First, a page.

The Night Always Comes: A Novel

Image of The Night Always Comes: A Novel
Release Date: 
April 6, 2021
Reviewed by: 

Lynette’s alarm goes off at 3:15 a.m. She is 30 years old. She wears ten-year-old sweats and wool socks to bed. Her room’s warmth depends on a portable heater; it doesn’t work very well. Lynette’s older brother Kenny is developmentally disabled. “He had monthly seizures and couldn’t talk but for the sounds that came out almost like words.”

The house where Lynette lives leaks when it’s raining. Lynette’s bedroom includes a washer and dryer, an oil furnace, and a concrete utility sink. Two broken legs on a dresser have been replaced by bricks. Lynette’s mother sleeps upstairs in the living room on the couch with the TV on, covered in a leopard-print electric blanket.

Once again, Willy Vlautin’s spare, matter-of-fact prose pulls us quickly into a story. It’s no surprise, if you’ve read Vlautin’s first five novels, that The Night Always Comes shines a light on those who are scratching out a living. In Don’t Skip Out on Me, it was half-Paiute ranch hand Horace Hopper and his dreams of becoming a boxer. In Lean on Pete, it was 15-year-old Charley Thompson and his tireless cross-country journey, with an underappreciated horse, in search of home. And in Northline, it was waitress Allison and her flight from an abusive boyfriend and search for a better life. It’s hard to imagine Vlautin caring or writing about a character born with a silver spoon in his or her mouth. Vlautin isn’t interested in polish.  

In The Night Always Comes, Lynette is chasing a dream. An All-American goal. She wants to stop paying rent and buy the house—even with its issues—where she lives. To do this, she needs her mother Doreen’s help to qualify for the loan. And right when the plan is coming together, Doreen changes her mind and spends cash on a new car. “I’m fifty-seven years old and I still buy my clothes at Goodwill. It’s a little late for me to care about building a future,” says Doreen.

But Lynette won’t give up on her opportunity to move up in the world. She knows the offer to own a little piece of the fast-gentrifying section of Portland, Oregon, won’t last long. What Lynette decides to do over the next couple of days is find a way to boost her cash on hand so she can buy the house without her mother’s help. Just as she spots a way to brighten her future, her past is ready to yank her back down.

Lynette’s search dredges up her dark and troubled past as she knocks on doors and hits up old connections, calling in debts or spotting opportunities in the moment. These odyssey-by-night scenes put Lynette through harrowing and sometimes violent confrontation with the underbelly of urban life—meth tweakers; ex-cons;and a beautiful, cocaine-addicted friend named Gloria. Lynette bargains, pleads, cajoles, lies, betrays, and tricks.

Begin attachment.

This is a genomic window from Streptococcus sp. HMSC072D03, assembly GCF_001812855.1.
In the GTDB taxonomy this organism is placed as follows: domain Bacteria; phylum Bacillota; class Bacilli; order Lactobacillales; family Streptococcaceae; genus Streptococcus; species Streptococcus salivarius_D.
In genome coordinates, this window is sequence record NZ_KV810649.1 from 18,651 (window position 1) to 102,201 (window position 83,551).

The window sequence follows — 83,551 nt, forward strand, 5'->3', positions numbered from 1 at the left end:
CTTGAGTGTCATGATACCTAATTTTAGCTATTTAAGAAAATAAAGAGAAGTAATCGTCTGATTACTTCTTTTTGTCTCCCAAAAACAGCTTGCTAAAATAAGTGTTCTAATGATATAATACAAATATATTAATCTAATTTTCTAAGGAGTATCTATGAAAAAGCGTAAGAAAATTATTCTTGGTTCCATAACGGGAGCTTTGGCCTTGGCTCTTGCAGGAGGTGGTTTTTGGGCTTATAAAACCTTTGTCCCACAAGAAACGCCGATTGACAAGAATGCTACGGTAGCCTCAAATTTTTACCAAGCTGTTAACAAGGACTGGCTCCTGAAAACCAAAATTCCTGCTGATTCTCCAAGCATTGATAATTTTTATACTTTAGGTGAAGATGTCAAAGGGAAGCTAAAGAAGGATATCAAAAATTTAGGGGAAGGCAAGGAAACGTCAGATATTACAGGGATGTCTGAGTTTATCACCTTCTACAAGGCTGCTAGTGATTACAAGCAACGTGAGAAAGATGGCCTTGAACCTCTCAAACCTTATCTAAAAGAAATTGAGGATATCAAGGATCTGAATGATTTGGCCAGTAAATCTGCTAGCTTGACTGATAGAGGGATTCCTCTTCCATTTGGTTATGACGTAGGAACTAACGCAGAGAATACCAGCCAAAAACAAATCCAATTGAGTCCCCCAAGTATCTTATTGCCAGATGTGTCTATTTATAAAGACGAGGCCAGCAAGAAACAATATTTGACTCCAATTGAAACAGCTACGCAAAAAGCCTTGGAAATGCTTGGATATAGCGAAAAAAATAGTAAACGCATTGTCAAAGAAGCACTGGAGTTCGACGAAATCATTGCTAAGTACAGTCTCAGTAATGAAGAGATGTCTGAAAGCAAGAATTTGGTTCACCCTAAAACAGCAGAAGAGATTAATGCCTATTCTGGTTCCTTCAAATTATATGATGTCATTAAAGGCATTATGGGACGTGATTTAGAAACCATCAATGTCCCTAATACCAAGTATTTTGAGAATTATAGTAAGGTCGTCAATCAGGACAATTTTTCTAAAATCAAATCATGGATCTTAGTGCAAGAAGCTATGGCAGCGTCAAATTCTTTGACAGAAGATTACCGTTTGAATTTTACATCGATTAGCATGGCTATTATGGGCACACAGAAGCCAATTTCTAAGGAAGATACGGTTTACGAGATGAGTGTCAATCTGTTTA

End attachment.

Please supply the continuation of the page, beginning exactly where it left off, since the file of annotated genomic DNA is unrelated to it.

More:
In order to get a foothold in the mainstream economy, Lynette finds herself navigating dark corners of underground wheeling and dealing. We see Lynette’s first 30 years in detail, and we learn about the choices she made to accumulate her nest egg, all while coming face-to-face with the state of her own mental health. We watch Lynette develop the ability to be honest about who she is and what choices she’s made to make it this far.

There is always desperation for Willy Vlautin’s characters, but The Night Always Comes adds a noir flavor that gives the story an extra layer of tension. The writing is spare, talcum dry. Two hundred and eight pages fly by. There’s enough plot in this novel for double the length, but Vlautin also makes time for heartfelt conversations between Lynette and many others including Doreen, Gloria, and a predatory ex.

Vlautin’s prose has drawn raves from such varied writers as Donna Tartt, Megan Abbott, Richard Russo, and Craig Johnson—for good reason. The Night Always Comes is another fine entry in Willy Vlautin’s well-chiseled portraits of the working class—both men and women, sometimes youthful, sometimes hardened—and their real-life choices in search of hope. By Vlautin standards, the ending of The Night Always Comes is practically upbeat. But be forewarned, it will break your heart.